No matter where they’re from, tech entrepreneurs share an enthusiasm for creating something new, and a passion for answering an unmet need. They struggle with similar challenges in securing funding and hiring talented employees to execute and successfully market their ideas.
But when the startup is based in Cuba, Peru or Guyana — a country on the Caribbean with a population of 735,000 — it faces hurdles that entrepreneurs in booming tech hubs such as Seattle or Silicon Valley would find hard to imagine. In these countries, large segments of the population lack Internet access, smartphones or even credit cards. They’re anxious about technology and fearful of online fraud.
“Everything works completely differently,” said Claudia de Heredia, co-founder of a Mexican e-commerce site called Kichink, which has helped more than 55,000 small- and medium-sized businesses in the country sell their products online. “You have to get really creative and look around and see how can you offer alternative solutions to things people take for granted [in America].”
To help Kichink and other foreign startups in the Western hemisphere meet these challenges and grow their businesses, the U.S. Department of State is sponsoring the first-ever Young Leaders of the Americas Initiative.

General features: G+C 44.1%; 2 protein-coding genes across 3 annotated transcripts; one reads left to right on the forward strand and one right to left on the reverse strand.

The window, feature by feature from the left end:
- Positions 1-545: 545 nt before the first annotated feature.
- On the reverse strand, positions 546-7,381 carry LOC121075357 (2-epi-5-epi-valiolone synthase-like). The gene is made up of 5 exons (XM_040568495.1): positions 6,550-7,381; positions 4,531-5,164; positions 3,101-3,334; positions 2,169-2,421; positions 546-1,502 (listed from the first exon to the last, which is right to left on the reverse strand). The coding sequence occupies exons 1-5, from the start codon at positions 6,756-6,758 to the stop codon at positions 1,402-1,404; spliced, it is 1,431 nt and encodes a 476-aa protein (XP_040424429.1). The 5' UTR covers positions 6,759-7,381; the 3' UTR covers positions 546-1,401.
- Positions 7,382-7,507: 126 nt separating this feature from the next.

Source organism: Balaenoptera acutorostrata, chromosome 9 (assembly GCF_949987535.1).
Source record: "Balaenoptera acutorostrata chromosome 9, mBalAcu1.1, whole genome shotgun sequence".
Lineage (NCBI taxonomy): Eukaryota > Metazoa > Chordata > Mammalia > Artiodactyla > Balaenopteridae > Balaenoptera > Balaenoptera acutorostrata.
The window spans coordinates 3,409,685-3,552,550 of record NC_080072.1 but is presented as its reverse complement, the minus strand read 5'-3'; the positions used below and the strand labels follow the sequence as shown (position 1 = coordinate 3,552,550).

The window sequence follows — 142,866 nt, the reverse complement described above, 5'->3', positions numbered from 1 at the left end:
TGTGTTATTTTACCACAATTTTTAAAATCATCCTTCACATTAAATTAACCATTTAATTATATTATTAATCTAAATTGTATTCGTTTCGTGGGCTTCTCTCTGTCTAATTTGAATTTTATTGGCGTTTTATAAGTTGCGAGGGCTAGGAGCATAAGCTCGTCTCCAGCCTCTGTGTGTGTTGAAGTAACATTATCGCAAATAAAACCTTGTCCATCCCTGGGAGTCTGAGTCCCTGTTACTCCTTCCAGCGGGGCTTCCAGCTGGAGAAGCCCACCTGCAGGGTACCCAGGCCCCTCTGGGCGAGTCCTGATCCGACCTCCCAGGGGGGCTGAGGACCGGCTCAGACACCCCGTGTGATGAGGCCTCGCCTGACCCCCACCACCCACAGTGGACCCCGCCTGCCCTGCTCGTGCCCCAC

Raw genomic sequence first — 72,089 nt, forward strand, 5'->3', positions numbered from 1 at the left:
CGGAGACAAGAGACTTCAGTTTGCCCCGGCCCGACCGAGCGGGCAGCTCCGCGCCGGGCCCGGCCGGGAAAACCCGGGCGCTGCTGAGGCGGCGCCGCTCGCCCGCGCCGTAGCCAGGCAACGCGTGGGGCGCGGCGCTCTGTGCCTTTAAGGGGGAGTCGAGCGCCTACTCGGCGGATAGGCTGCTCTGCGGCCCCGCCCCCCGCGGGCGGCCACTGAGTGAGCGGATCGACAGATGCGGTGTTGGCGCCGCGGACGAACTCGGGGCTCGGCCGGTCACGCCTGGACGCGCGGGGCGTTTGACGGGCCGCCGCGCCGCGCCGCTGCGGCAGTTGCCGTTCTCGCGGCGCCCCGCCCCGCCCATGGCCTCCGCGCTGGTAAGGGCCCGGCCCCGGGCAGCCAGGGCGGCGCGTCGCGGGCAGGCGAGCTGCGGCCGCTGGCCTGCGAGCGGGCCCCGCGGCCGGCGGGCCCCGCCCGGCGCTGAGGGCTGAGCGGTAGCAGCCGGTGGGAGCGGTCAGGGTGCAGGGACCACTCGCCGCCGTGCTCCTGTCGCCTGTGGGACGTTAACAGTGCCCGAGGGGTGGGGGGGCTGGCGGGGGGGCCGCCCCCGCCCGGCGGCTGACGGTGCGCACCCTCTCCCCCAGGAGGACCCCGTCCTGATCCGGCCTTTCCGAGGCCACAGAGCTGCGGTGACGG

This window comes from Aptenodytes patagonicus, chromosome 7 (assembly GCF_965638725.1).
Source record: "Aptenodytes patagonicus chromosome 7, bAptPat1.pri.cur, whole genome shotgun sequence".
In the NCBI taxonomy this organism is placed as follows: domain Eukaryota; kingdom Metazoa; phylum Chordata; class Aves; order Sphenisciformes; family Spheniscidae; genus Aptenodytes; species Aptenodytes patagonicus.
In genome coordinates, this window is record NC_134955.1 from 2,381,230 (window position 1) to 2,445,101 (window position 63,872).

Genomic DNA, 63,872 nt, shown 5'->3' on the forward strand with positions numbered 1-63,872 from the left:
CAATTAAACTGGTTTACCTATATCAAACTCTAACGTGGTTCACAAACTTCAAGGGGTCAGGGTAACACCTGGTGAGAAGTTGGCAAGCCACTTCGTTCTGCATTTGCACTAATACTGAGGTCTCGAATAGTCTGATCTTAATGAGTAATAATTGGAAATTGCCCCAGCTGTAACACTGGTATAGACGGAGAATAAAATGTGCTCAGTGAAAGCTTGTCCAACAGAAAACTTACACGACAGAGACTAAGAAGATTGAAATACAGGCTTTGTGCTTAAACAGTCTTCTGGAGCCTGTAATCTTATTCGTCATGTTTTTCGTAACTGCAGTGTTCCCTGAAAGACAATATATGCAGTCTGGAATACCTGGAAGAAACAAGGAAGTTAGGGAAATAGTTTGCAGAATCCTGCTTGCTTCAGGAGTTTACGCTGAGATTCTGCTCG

The program brought seven Latin American entrepreneurs to Seattle where they’re spending two weeks meeting with area tech companies and working with two local business incubators and accelerators: CoMotion Incubator at the University of Washington, and 9Mile Labs. An additional 17 participants went to Denver, Miami and Charlotte, N.C. The program wraps up this weekend with a three-day visit to Washington, D.C.
“This program really represents a more innovative and responsive international exchange program. It’s not just a typical study abroad or professional exchange,” said Rachel Paris-Lambert, senior program officer with Seattle’s World Affairs Council, a nonprofit that is helping coordinate the visit.
In the fall, the program is expanding and 250 entrepreneurs, and leaders will be visiting the U.S. from Latin American countries. The effort is modeled on the Mandela Washington Fellowship, which is part of President Obama’s Young African Leaders Initiative.
In a meeting this week at the CoMotion Incubator, the seven visitors said they were excited to be learning from successful enterprises in Seattle. They’re getting the chance to network and make important business and personal connections. And they’re sharing their own inventive workarounds with each other.
Eric Dijkhuis of Paraguay recounted his attempts to use Indiegogo’s Generosity site for a crowdfunding campaign. He was trying to raise money for Po Paraguay, a nonprofit he founded that uses a 3D printer to create prosthetic arms and hands in customized colors.
“It’s a trustworthy site,” he said of Generosity, but people in Paraguay aren’t accustomed to entering their credit card information online.